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With a C++ program it is up to me, the programmer to make sure there are no exploits.
Guess how many programmers are adequately up to that task... And when I say "many", I actually mean "few".
Not a whole lot of games left to play then.
He hasn't actually released the modified game and big gaming corporations don't give a fuck about a dad hacking a 30 year old game this way to make his daughter happy. To "squash" this, a corp needs to spend more money than it's worth, so they're not going to do a thing about it. Simple as that.
Besides, I'm sure you can come up with some exotic situation where you absolutely can't help but cross the line, but that doesn't invalidate the whole setup.
I've never heard or seen any serious designer strive for interfaces that are identical to what we see in Minority Report. Sounds to me like he works with amateurs who can't differentiate between "cool" and "absurd". And he's blaming movies for the rise of touch screens and the touchscreen gestures we use now? Maybe it's the other way around and the people who designed the stuff in Minority Report had a pretty good grasp on what the future would actually bring us.
In the end, the design of Minority Report's "orchestra screen" was brilliant in that it exactly matched it's purpose: to look cool, look (somewhat) realistic and get the necessary information across to the viewer of the movie. That interface probably wasn't designed to be intuitive for the actual user, it was meant to be intuitive for the cinema going audience.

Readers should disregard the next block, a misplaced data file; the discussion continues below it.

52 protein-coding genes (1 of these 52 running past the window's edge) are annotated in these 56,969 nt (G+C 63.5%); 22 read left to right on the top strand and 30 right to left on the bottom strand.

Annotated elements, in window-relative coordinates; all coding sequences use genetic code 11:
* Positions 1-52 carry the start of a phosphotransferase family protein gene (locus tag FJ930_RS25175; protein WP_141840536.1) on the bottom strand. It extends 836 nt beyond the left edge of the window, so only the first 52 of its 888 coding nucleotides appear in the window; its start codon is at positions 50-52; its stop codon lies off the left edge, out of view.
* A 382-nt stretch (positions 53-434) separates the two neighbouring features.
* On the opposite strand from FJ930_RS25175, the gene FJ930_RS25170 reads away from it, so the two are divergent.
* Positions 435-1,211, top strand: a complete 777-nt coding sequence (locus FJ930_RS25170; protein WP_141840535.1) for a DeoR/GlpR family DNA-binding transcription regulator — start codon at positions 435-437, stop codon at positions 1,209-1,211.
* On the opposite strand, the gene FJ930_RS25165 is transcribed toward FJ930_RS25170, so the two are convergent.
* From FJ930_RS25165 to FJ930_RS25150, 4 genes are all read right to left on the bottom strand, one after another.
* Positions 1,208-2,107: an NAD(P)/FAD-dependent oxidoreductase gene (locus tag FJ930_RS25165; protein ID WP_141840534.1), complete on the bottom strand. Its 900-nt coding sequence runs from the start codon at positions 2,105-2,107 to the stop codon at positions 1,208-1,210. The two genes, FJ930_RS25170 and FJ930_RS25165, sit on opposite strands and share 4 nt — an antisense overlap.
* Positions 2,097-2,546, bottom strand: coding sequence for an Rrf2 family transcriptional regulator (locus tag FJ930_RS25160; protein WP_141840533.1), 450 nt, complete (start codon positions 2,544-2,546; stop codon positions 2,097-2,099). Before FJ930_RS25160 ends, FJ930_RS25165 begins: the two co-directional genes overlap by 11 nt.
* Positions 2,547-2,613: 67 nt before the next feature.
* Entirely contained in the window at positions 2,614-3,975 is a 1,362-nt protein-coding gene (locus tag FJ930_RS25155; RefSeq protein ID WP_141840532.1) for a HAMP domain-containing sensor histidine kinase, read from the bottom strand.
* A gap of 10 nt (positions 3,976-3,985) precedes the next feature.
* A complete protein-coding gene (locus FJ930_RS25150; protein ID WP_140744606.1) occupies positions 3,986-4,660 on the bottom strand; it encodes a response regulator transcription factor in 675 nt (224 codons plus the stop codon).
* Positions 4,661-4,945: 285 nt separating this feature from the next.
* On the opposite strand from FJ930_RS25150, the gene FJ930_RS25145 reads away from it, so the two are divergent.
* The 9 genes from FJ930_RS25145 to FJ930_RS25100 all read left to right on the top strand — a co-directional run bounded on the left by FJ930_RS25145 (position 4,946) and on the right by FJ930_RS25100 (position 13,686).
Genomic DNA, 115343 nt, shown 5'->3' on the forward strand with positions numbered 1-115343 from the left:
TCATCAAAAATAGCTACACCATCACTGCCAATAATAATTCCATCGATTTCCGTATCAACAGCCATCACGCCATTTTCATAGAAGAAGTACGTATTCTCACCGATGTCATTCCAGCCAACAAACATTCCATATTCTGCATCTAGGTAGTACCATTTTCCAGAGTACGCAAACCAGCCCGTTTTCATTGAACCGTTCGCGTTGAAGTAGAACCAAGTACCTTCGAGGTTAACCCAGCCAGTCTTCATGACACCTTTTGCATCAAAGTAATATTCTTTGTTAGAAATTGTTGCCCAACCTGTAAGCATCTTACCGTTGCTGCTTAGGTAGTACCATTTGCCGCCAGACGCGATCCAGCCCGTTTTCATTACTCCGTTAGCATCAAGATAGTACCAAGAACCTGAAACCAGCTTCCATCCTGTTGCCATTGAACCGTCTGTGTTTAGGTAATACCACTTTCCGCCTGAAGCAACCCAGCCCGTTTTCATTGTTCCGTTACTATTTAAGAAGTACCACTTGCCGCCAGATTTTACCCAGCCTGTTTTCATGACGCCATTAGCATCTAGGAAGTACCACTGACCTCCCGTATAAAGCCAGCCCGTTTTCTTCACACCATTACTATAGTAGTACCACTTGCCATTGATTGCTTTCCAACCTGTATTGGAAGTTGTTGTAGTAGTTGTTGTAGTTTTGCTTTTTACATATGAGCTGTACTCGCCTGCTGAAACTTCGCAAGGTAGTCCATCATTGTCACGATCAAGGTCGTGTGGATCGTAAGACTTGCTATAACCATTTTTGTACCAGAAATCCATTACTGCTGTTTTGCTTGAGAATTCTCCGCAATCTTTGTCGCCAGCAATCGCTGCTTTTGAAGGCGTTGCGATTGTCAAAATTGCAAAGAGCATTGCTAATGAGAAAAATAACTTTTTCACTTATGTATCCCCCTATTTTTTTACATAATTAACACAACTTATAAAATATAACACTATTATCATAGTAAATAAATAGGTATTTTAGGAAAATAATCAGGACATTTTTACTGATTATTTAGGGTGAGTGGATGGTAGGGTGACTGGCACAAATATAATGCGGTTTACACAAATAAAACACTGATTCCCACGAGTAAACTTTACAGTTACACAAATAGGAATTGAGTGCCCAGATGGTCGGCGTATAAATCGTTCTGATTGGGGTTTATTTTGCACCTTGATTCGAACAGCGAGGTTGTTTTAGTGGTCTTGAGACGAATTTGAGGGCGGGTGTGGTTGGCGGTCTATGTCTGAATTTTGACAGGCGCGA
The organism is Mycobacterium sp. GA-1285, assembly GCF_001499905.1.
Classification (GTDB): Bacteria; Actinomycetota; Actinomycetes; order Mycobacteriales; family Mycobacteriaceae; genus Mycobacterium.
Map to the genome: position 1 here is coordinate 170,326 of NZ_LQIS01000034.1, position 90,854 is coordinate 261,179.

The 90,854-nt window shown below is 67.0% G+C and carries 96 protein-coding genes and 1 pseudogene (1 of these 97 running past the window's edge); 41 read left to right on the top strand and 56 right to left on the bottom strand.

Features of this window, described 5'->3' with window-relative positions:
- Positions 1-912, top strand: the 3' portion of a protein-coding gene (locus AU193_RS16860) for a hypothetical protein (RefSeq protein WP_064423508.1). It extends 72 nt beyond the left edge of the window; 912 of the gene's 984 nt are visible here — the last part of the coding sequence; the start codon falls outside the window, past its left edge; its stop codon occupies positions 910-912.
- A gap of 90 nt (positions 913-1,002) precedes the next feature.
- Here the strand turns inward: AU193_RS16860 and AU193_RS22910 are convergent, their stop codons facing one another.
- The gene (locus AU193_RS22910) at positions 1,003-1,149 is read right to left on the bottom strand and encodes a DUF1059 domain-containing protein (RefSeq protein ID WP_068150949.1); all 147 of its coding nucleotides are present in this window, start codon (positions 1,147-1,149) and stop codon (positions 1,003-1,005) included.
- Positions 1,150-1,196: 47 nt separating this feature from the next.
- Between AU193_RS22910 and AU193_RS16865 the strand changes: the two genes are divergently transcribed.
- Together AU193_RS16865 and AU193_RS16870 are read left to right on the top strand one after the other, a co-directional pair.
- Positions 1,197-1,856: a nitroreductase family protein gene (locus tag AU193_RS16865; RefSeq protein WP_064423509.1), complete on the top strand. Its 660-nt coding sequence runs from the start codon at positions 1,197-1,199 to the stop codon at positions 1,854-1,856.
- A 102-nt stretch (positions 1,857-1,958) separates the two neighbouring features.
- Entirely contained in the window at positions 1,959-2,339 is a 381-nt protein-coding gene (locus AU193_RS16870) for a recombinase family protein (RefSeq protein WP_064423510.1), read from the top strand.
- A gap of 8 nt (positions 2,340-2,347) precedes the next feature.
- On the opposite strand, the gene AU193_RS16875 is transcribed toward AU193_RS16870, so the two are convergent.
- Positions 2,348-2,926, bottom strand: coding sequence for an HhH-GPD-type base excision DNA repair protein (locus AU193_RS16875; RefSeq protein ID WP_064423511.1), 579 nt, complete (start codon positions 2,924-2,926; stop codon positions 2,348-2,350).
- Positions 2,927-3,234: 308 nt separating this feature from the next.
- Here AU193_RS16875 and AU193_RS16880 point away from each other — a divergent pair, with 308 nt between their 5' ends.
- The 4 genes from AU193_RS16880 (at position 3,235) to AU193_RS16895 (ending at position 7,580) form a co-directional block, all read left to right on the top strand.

Similar to me having MAC filtering enabled on my wireless router. I know MAC filtering won't keep out the determined hacker, but it will be enough of a blockade for some wannabe punk that thinks it's cool to spend a weekend trying to access insecure wifi routers. To keep out more advanced and experienced intruders, more is needed, but that's no reason for me to just open the gate to every laptop owner with half a braincell who bookmarked a "hacking 101" tutorial.
In short: we're not talking about two uncommon events (certainly not "very rare"). You're falling for the Texas Sharpshooter Fallacy here.